The transition to teaching on virtual platforms can be overwhelming. Rather than focusing on the technology, however, it is essential to maintain a focus that is learner-centered. A technology-centered approach builds a curriculum around the capabilities of the available technological resources. A learner-centered approach carefully considers how the available technology can provide opportunities for active learning and advance the learner’s understanding of material. There is no “super technology” that is the best for virtual education. Learner satisfaction is related to attention from instructors and the delivery of content that meets their needs. As stated by Clark, “Emerging technologies are alluring because of their novelty, but this should not be confused with their effectiveness as vehicles for learning. In fact, the mere exposure to technology, new or old, does not confer any particular educational benefits. The way a given technology is incorporated into the instructional method is more important than the capabilities of the technology itself” (Clark, 1994). The 12 tips outlined below focus on strategies to deliver virtual learning to promote teacher satisfaction and maximize learner experience and knowledge retention.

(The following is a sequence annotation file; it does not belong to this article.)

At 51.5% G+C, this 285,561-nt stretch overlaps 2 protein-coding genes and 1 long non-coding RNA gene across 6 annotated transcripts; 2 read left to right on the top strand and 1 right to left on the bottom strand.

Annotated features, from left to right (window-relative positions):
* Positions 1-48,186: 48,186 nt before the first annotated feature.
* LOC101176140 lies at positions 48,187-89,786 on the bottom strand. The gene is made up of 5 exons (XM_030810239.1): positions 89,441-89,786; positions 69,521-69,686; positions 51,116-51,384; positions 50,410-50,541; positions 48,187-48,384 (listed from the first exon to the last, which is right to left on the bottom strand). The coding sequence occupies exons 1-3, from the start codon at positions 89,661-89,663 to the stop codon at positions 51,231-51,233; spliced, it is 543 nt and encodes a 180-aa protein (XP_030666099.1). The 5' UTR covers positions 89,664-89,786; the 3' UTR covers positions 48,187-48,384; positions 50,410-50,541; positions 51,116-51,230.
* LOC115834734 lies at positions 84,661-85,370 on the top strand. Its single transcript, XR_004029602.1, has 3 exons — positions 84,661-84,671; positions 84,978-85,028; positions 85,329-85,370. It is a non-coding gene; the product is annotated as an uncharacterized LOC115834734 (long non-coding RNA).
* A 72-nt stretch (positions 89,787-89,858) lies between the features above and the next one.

Consider the tips as a BOX:

  1. Prepare and plan in advance
  2. Establish session etiquette
  3. Build community
  4. Enhance dialogue and engagement
  5. Focus on learner-centered goals and objectives
  6. Optimize active learning
  7. Consider cognitive load
  8. Incorporate cooperative group learning
  9. Invite learner feedback
  10. Allow learners time to reflect 
  11. Acknowledge instructors’ need to reflect
  12. Incorporate ongoing faculty development

Tip 1: Prepare and plan in advance